A Guy Walks into a Room....

I love my family (well, most of them), and I’m not going to deny or apologize for it. For all that, though, I’m not blind to their faults. Maybe I make allowances for some things because they are family, but even if I keep my mouth shut, I see to the heart of what’s actually going on. This brings me to the strange case of my father and his friends.

The people my dad looks up to are usually impressive on a global scale, like Professor Blackstone or Dr. Findley Baird, giants in their field. When it comes to friends, though….

A pastor, which my father is, is expected to be friendly to all, but perhaps because of his position, or what he represents, usually does not have a large number of friends himself. My dad certainly has more friends than I do (or ever will), and perhaps more amazingly, is able to return instantly to the easy patterns of friendship with people he hasn’t seen in years. I guess when you’re a missionary and then a pastor, living all over the world, you learn to get past the formalities in a hurry.

I remember a time a few months ago when we were going to meet one of dad’s friends. The way dad was talking about him I expected a cross between Billy Graham and Hulk Hogan. When finally met the man he was wonderfully nice, funny, all that.

But he wasn’t a patch on my dad. With all due respect, he wasn’t even in the same league.

I talked this over with my mother, and slowly an idea began to form. Whether it be from a humble nature (which my dad certainly has, at least away from a board game, where he is Braggart Incarnate), or humble beginnings, or just the serendipitous and circuitous paths he has traveled in life, my dad does not seem to realize his own worth.

This has never been my problem, and I doubt you have it too. No matter what we may act like on the outside, the character we play, whether overly-modest or overly-confident, I think we know pretty quickly our standing in a room of people. I know I do.

Physically these things are obvious quite quickly, and this holds true on both ends of the spectrum. (I know this, from high school when I was often the most athletic person in the room to now…where I’m not.)

Intellectually it may take a little while, since often people hide what they truly know, and there are so many different ways to be “smart.” Nonetheless, spend an hour with a person, and if you can’t sense hidden depths, chances are you don’t have any.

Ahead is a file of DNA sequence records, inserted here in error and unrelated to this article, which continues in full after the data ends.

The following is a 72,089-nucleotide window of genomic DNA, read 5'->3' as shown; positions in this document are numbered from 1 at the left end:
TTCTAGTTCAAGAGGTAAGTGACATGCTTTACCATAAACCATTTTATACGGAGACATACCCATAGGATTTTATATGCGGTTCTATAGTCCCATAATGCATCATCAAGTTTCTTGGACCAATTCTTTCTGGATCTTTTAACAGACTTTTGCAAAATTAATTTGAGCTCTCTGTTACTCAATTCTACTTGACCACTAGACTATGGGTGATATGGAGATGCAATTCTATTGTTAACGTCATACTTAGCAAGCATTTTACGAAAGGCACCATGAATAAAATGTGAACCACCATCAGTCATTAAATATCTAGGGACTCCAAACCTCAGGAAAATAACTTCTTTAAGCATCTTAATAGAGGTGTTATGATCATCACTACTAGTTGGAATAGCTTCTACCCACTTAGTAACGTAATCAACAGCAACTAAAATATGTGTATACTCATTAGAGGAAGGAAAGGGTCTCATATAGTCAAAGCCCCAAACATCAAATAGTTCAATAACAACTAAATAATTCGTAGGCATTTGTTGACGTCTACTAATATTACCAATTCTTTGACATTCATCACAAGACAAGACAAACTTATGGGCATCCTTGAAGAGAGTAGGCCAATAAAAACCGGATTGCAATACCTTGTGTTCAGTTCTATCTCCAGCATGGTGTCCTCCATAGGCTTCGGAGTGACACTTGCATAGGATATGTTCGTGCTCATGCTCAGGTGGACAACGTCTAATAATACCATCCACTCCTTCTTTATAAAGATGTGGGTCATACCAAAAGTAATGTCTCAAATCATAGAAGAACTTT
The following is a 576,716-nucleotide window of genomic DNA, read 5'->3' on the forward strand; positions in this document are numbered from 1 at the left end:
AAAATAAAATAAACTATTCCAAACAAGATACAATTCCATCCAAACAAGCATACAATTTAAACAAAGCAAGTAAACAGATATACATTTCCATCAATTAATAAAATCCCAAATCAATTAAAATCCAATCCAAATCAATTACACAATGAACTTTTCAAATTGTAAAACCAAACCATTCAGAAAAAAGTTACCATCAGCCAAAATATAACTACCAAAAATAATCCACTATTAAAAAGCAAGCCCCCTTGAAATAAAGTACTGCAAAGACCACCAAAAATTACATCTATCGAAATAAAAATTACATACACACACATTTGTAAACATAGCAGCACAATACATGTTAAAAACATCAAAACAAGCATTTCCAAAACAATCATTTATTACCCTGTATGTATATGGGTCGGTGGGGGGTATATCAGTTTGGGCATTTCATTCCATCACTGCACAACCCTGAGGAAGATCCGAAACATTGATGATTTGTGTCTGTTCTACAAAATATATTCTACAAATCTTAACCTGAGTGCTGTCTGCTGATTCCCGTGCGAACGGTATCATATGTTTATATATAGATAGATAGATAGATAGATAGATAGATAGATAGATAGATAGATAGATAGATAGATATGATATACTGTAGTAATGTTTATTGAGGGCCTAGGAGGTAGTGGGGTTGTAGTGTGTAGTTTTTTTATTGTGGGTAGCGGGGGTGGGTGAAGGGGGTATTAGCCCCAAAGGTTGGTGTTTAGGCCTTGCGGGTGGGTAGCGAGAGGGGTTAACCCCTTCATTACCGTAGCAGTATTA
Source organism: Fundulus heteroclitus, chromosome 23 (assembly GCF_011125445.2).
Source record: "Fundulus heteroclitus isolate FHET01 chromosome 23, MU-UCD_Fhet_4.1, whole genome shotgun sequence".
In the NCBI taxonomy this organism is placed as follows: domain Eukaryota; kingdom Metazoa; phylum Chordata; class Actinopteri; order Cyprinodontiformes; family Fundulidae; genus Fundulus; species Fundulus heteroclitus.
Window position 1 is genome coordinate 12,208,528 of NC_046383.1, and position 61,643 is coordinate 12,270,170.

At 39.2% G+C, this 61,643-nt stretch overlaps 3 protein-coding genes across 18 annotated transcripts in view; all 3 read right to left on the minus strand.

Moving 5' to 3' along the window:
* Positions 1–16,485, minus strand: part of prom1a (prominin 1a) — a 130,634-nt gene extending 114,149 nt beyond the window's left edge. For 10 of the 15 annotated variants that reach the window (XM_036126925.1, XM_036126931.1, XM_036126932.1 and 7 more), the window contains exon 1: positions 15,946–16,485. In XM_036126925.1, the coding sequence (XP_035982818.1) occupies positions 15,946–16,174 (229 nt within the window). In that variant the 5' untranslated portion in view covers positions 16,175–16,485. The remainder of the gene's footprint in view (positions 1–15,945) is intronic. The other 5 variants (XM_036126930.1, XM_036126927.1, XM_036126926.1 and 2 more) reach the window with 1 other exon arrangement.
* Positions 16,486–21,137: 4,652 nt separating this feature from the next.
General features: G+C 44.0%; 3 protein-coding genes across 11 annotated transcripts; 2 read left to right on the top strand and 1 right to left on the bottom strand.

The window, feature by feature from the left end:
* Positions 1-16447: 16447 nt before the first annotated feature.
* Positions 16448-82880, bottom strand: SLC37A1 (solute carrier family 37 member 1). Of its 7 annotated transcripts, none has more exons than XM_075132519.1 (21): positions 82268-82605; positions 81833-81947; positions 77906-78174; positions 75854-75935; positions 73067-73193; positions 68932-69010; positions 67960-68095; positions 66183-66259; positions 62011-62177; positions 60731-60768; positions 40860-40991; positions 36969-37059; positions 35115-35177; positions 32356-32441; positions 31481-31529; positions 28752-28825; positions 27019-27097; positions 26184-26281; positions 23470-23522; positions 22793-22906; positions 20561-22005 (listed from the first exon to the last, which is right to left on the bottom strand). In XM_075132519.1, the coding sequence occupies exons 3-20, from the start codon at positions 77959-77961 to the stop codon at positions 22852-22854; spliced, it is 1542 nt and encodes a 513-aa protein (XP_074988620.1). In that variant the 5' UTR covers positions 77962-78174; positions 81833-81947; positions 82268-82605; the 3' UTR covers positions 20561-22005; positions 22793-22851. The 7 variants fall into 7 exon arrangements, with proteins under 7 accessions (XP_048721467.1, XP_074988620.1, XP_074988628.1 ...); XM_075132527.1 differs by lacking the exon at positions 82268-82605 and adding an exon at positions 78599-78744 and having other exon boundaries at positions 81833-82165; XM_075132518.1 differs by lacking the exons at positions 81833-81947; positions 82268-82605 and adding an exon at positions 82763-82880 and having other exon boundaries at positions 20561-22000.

But I’m not talking about either of those things, or any other category we could enumerate. I’m talking about an all-encompassing way of looking at people. You KNOW what I’m talking about. Maybe it’s uncomfortable, and maybe we don’t mention this in polite society, but the fact remains: it doesn’t take too long in any room to sort out who’s better than who.

This isn’t some “class” thing. In my opinion the blueness of your blood doesn’t raise anything except maybe your nose. No, I’m talking about something more holistic, maybe even metaphysical, though all the more real for it. That indefinable quality that people have, that we can instantly read, judge and respond to without even realizing it. We know who we are compared to other people. If we are decent folk we like to surround ourselves with those higher up, to learn, to emulate. If we are the other sort we like to surround ourselves with parasites, so at least we look good by comparison. (And sometimes we don’t have much choice in the matter, a situation I’m willing to bet you’ve found yourself in more than once at school, work or standing in line at the movie theatre.)

This brings me back to my dad. I’ve lived some years now, and more importantly, I’ve LIVED those years. I’ve lived all over the world, places most people haven’t, done many things most people will never try. I’ve met people all over the spectrum of the human condition. I’ve met politicians and the penniless, people who lived on the streets and people who owned the streets. I’ve seen people die, I’ve seen people kill. I’ve met criminals I’d trust my life to, and men of the cloth I’d just as soon strangle as look at.

Through all that, I have rarely, and we’re talking a one hand count-off, met anyone better than my father.

This isn’t hero-worship; when you live with someone, you learn his faults and foibles, and we all have them. No, I’m talking about that “impossible to define but we all know what it is” intangible I wrote of earlier. That inner quality that we read without trying.

What I’ve come to realize is that my father, for all his good qualities, has one glaring weakness. He doesn’t seem to get, and perhaps never will, that the moment his foot touches the floor he’s the best guy in the room.


Lady Jane Scarlett said...

What a wonderful tribute to your dad. I hope he had a great birthday! :) LJS

Anonymous said...

Here's to a wonderful man! Pastor J. you are a remarkable person. May God bless you and your family. Well said Hyp.

Sparky Duck said...

maybe its his job that make him humble, but this is a great tribute to a person that should mold most of your life.